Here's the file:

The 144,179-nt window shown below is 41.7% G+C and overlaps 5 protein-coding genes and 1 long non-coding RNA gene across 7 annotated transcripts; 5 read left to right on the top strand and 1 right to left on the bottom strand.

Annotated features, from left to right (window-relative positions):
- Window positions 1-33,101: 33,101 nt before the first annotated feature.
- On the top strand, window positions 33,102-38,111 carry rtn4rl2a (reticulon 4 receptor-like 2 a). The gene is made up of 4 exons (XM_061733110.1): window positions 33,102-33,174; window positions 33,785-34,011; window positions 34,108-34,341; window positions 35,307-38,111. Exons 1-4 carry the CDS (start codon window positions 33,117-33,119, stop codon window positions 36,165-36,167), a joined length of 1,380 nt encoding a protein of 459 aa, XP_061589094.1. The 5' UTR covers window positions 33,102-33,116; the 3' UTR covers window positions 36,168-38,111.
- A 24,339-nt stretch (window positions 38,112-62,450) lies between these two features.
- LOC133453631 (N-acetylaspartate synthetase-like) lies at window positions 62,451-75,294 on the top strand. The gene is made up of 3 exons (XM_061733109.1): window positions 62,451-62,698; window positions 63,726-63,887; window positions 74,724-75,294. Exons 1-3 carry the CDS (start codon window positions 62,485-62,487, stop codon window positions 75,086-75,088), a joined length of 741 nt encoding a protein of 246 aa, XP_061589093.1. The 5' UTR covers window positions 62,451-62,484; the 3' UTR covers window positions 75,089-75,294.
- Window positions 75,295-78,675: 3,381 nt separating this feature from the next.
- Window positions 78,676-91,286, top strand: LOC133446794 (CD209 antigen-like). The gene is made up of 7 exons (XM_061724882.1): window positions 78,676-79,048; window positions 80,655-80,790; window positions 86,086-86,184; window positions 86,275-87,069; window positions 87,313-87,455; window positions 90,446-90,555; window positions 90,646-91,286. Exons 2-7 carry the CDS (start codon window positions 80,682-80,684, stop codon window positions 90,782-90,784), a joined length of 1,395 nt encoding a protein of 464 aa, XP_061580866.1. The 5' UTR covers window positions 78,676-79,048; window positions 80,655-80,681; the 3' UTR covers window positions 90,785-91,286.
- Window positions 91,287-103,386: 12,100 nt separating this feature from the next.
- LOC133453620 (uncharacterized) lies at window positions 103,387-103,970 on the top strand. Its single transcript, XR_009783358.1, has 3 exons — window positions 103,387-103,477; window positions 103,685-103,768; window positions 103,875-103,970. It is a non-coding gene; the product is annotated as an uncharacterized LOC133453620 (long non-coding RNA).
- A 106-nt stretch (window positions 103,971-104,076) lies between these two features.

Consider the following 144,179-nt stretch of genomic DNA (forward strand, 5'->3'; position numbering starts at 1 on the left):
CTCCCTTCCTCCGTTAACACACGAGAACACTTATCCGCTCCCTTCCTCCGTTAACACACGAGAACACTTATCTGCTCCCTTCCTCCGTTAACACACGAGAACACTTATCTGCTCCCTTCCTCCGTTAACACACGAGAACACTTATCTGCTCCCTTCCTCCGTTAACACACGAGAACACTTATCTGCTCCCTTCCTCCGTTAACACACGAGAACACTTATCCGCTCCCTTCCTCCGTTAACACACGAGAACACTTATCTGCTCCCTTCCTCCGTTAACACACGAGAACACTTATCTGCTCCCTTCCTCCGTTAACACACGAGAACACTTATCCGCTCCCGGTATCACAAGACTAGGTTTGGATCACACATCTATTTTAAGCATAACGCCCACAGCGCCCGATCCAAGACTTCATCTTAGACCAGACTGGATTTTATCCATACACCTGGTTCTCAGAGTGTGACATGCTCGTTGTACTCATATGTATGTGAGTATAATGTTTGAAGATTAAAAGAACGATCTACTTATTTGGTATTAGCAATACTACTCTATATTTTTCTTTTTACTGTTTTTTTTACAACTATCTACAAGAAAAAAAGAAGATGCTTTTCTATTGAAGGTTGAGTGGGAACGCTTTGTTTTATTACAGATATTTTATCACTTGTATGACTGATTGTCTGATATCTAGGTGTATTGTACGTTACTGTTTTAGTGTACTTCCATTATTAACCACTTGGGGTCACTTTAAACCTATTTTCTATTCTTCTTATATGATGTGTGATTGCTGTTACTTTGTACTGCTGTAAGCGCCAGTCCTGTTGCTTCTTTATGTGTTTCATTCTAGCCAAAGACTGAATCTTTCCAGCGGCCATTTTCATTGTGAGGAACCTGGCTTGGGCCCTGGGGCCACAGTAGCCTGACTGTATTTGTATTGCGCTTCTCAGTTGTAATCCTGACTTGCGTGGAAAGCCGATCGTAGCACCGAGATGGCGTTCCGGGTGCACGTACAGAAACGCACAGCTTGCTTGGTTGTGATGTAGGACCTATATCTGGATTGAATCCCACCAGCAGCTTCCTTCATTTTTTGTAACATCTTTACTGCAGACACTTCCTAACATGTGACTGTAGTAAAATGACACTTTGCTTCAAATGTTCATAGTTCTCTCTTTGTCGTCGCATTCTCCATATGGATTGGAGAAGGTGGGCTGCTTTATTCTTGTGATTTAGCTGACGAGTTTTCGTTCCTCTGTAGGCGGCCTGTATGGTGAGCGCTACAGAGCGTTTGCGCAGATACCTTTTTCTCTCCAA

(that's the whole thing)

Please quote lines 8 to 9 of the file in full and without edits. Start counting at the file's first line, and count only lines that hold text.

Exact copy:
- Window positions 78,676-91,286, top strand: LOC133446794 (CD209 antigen-like). The gene is made up of 7 exons (XM_061724882.1): window positions 78,676-79,048; window positions 80,655-80,790; window positions 86,086-86,184; window positions 86,275-87,069; window positions 87,313-87,455; window positions 90,446-90,555; window positions 90,646-91,286. Exons 2-7 carry the CDS (start codon window positions 80,682-80,684, stop codon window positions 90,782-90,784), a joined length of 1,395 nt encoding a protein of 464 aa, XP_061580866.1. The 5' UTR covers window positions 78,676-79,048; window positions 80,655-80,681; the 3' UTR covers window positions 90,785-91,286.
- Window positions 91,287-103,386: 12,100 nt separating this feature from the next.